Reflections from the Marine Dealer Conference:
I have to admit something here. I was preparing for the worst. I had received some feedback from those that attended RVDA that the atmosphere was, well, depressing. The economy was front and center the reason for that. I was secretly preparing for a somber atmosphere at the Marine Dealer Conference and Expo in Las Vegas last week. To my pleasant surprise the tone and mood was as upbeat as possible given the current global economic head winds we are facing. I can say with confidence that the recreational marine industry is facing what will be a challenging 2009 with both an optimistic and practical business attitude.
To be fair to our brethren in the RV industry, their conference took place at a slightly different time. The equity markets had just started their wild gyrations and the election was not over, thus creating a fair amount of political uncertainty. The financial uncertainty is still here, but at least now we know who our next president will be, and regardless of what side of the aisle you sit on most agree that 2009 is going to be tougher than 2008.
I would sum up the theme of the conference like this. “Yes” things are tough – now go out and sell something. Being a salesperson at heart, I loved this message. Many of the panel discussions centered on surviving and thriving in 2009. No punches were pulled; what we got was straight talk from industry experts from both the retail side and the manufacturing and finance side of the business.
Some of the highlights for me were as follows:
John Spader talked a lot about taking an active leadership role in our businesses and “managing enthusiasm”. He suggested that we ask the following questions:
1. Ask your team: “Do you believe that we have the right leadership team to get through these tough times?” If not ask them “why” and “what” would they change. Enlist their involvement.
2. Ask yourself “What am I doing to manage the enthusiasm of my team?” Body language is more powerful than words. Do you walk around moping and frustrated all day? If so that attitude will be reflected by your team as well.
3. “Are you filling sandbags or saving towns”? In other words, does what you do have meaning or are you just punching the clock. Get at the heart of how each and every person in your business feels about what they do. Are they empowered? Do they feel like they are making a difference?
In the “Learning to Thrive” segment: Service – both providing exemplary customer service and servicing customers’ boats profitably was a popular topic this year. Panelists from Pride Marine Group, Sail & Ski Center, Seattle Boat Works and Woodward Marine discussed best practices used in their businesses to help them not only survive but thrive in a difficulty economy. Alan Bohling from Seattle Boats told the group about his daily health reports. These are a series of reports generated from DockMaster that allow him to quickly access sales, utilization, expenses (e.g. special orders) and cash flow. We of course appreciated the mention.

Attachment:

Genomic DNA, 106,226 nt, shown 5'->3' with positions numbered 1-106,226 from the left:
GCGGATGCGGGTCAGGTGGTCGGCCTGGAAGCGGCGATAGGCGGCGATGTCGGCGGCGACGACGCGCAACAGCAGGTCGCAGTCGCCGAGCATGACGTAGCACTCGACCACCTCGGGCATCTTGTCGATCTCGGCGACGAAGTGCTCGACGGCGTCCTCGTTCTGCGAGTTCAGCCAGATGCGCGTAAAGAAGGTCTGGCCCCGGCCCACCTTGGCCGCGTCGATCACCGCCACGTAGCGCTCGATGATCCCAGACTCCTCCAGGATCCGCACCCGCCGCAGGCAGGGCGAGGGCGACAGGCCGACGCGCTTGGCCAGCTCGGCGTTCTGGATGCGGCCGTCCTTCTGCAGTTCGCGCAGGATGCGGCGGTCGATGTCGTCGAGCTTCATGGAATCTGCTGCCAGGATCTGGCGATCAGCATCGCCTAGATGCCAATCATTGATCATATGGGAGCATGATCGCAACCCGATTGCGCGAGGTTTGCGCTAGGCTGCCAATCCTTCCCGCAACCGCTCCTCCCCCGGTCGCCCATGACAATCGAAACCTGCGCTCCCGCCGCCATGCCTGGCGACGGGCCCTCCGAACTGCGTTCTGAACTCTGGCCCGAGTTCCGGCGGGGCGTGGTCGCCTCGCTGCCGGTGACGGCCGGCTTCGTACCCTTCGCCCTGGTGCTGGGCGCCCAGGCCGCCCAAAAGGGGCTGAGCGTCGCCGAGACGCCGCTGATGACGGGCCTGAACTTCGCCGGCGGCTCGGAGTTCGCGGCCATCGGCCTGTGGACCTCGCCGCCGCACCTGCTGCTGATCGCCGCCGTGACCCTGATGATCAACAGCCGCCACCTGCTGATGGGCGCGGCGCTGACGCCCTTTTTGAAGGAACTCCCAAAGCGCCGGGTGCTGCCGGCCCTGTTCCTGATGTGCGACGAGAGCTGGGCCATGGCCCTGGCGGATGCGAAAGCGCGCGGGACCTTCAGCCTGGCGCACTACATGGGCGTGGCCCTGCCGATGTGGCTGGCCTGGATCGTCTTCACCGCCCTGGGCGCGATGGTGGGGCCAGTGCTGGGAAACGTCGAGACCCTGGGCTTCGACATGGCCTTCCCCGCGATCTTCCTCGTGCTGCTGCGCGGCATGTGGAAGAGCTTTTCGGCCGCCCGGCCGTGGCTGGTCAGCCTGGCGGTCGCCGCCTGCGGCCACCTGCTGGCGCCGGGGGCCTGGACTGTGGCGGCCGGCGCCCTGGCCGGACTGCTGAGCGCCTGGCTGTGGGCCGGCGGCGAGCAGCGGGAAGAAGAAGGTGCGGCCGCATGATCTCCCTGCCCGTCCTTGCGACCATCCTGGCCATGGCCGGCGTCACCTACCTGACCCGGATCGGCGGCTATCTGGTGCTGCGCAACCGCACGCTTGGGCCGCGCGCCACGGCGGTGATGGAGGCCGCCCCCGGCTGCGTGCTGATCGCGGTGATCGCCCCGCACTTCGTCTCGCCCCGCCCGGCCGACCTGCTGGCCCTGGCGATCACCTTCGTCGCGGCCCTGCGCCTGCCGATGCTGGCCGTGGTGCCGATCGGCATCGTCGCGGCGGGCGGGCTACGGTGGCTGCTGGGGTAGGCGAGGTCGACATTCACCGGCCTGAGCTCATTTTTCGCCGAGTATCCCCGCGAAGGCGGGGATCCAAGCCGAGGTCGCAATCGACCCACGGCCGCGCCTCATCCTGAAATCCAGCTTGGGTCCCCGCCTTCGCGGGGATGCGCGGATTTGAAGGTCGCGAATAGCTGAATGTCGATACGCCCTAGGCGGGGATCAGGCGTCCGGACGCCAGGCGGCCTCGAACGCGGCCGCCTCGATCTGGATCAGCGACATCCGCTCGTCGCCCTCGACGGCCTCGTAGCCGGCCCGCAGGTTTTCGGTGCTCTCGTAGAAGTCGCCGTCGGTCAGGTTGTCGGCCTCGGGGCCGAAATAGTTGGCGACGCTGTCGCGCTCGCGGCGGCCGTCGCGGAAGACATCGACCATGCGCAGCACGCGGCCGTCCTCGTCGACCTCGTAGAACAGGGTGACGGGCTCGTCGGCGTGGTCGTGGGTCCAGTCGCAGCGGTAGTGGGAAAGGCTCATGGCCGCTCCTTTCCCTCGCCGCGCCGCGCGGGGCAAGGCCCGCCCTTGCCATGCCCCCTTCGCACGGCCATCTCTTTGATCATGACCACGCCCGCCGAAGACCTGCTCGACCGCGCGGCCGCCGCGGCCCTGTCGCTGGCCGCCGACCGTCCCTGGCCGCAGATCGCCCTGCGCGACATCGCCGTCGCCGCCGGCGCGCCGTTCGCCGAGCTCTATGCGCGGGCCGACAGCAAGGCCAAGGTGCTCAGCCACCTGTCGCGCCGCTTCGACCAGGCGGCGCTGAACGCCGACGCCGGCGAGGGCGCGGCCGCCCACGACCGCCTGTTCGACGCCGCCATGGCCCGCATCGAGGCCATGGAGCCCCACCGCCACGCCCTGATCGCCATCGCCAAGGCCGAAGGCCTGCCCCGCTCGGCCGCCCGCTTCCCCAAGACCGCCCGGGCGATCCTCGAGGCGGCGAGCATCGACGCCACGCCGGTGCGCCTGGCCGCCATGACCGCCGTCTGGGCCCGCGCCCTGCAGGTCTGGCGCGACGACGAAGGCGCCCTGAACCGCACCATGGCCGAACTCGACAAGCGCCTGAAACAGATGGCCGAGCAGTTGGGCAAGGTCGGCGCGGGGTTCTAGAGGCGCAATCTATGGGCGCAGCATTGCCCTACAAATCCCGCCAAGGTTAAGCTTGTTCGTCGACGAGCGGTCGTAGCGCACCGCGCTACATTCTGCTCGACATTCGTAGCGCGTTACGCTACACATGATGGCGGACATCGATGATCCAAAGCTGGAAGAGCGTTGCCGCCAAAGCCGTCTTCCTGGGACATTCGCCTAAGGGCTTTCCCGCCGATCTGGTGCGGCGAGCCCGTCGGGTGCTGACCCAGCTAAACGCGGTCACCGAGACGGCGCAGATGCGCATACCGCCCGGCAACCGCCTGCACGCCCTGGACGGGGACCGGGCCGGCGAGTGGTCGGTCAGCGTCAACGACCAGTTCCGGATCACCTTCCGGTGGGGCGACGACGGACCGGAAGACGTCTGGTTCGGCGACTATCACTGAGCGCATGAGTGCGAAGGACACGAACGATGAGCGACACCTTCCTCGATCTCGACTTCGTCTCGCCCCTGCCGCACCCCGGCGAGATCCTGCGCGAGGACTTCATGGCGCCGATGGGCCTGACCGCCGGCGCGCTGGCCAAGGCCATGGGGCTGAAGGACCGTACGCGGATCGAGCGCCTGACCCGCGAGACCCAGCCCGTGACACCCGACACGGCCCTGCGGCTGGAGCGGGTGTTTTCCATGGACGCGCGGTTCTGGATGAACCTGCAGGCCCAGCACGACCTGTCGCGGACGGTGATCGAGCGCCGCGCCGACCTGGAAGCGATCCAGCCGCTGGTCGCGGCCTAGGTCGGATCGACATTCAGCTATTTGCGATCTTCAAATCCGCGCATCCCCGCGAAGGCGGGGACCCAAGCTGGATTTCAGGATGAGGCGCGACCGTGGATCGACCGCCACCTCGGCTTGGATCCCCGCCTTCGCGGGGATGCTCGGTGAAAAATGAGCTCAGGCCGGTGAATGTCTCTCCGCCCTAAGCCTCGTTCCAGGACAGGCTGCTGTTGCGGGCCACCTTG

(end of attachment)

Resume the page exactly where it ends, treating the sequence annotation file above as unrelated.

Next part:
The “Industry Giants” panel is always a popular discussion since it includes leaders from the industry’s primary manufacturers. Irwin Jacobs, Chairman of Genmar believes that the single biggest issue crippling the marine industry is retail financing. He stated that his firm has committed $800M to fund a financing arm of Genmar. Brunswick and Yamaha have also taken similar measures.
As a provider of technology solutions to the marine industry, there were two main takeaways for me:
1. Business management providers and internet service providers must align themselves more closely to provide a complete “end to end” solution for dealers, boatyards and marinas. Retail customers are using the internet more and more to search for products and services as well as transact business. I believe that marine businesses should be able to leverage the internet to search for boats, purchase accessories and parts, select transient slips, request services, rent boats and pay bills. To do this seamlessly and to make sure that customers are receiving relevant content from marine businesses, both internet and back-office providers will need to work more closely to cut down on duplication and double entry.
2. In this economy, business management solution providers will need to offer affordable solutions to marine operators. One way to accomplish this is to provide “web-based” access to business management software. This can be done by utilizing hosting providers who have built businesses around hosting applications for businesses of all sizes. This will keep the recurring cost of maintaining software down for everyone in the supply chain, allowing marine operators to focus on their business and not on computers and networks.